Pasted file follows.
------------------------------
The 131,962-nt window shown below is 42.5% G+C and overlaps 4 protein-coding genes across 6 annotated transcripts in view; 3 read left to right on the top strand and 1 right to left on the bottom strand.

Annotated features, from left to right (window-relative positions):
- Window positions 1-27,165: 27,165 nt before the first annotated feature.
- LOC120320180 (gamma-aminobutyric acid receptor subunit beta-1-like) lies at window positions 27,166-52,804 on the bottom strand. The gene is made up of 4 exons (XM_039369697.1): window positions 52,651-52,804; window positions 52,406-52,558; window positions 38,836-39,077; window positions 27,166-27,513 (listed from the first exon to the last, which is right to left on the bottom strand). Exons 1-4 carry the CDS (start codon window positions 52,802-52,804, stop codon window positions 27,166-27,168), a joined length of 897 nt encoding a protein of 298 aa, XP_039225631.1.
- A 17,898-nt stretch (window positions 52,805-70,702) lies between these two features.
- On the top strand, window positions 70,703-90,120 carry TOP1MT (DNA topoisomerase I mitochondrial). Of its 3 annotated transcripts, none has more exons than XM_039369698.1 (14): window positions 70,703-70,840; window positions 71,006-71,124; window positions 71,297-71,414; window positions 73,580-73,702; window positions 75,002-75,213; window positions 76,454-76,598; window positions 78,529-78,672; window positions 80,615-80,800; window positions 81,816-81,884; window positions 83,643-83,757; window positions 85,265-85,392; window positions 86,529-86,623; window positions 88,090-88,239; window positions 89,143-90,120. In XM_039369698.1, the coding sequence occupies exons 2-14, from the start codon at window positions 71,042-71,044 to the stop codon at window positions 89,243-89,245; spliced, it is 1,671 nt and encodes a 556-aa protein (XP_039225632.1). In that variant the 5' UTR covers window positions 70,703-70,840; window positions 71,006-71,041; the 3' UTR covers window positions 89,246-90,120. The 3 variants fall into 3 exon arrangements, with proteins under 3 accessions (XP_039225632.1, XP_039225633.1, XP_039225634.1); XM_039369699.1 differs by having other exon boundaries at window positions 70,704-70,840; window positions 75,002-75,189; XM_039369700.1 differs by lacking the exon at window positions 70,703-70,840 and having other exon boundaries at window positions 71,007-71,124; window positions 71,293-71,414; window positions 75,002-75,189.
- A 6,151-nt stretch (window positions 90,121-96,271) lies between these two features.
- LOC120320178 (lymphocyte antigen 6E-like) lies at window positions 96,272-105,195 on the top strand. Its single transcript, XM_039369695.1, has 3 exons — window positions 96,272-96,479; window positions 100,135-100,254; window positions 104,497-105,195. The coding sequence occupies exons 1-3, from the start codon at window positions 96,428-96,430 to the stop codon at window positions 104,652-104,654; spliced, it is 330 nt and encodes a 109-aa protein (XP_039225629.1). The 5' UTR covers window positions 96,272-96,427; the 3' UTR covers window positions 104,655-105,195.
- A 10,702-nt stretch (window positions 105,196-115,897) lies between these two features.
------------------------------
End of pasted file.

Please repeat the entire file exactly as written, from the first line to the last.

The 131,962-nt window shown below is 42.5% G+C and overlaps 4 protein-coding genes across 6 annotated transcripts in view; 3 read left to right on the top strand and 1 right to left on the bottom strand.

Annotated features, from left to right (window-relative positions):
- Window positions 1-27,165: 27,165 nt before the first annotated feature.
- LOC120320180 (gamma-aminobutyric acid receptor subunit beta-1-like) lies at window positions 27,166-52,804 on the bottom strand. The gene is made up of 4 exons (XM_039369697.1): window positions 52,651-52,804; window positions 52,406-52,558; window positions 38,836-39,077; window positions 27,166-27,513 (listed from the first exon to the last, which is right to left on the bottom strand). Exons 1-4 carry the CDS (start codon window positions 52,802-52,804, stop codon window positions 27,166-27,168), a joined length of 897 nt encoding a protein of 298 aa, XP_039225631.1.
- A 17,898-nt stretch (window positions 52,805-70,702) lies between these two features.
- On the top strand, window positions 70,703-90,120 carry TOP1MT (DNA topoisomerase I mitochondrial). Of its 3 annotated transcripts, none has more exons than XM_039369698.1 (14): window positions 70,703-70,840; window positions 71,006-71,124; window positions 71,297-71,414; window positions 73,580-73,702; window positions 75,002-75,213; window positions 76,454-76,598; window positions 78,529-78,672; window positions 80,615-80,800; window positions 81,816-81,884; window positions 83,643-83,757; window positions 85,265-85,392; window positions 86,529-86,623; window positions 88,090-88,239; window positions 89,143-90,120. In XM_039369698.1, the coding sequence occupies exons 2-14, from the start codon at window positions 71,042-71,044 to the stop codon at window positions 89,243-89,245; spliced, it is 1,671 nt and encodes a 556-aa protein (XP_039225632.1). In that variant the 5' UTR covers window positions 70,703-70,840; window positions 71,006-71,041; the 3' UTR covers window positions 89,246-90,120. The 3 variants fall into 3 exon arrangements, with proteins under 3 accessions (XP_039225632.1, XP_039225633.1, XP_039225634.1); XM_039369699.1 differs by having other exon boundaries at window positions 70,704-70,840; window positions 75,002-75,189; XM_039369700.1 differs by lacking the exon at window positions 70,703-70,840 and having other exon boundaries at window positions 71,007-71,124; window positions 71,293-71,414; window positions 75,002-75,189.
- A 6,151-nt stretch (window positions 90,121-96,271) lies between these two features.
- LOC120320178 (lymphocyte antigen 6E-like) lies at window positions 96,272-105,195 on the top strand. Its single transcript, XM_039369695.1, has 3 exons — window positions 96,272-96,479; window positions 100,135-100,254; window positions 104,497-105,195. The coding sequence occupies exons 1-3, from the start codon at window positions 96,428-96,430 to the stop codon at window positions 104,652-104,654; spliced, it is 330 nt and encodes a 109-aa protein (XP_039225629.1). The 5' UTR covers window positions 96,272-96,427; the 3' UTR covers window positions 104,655-105,195.
- A 10,702-nt stretch (window positions 105,196-115,897) lies between these two features.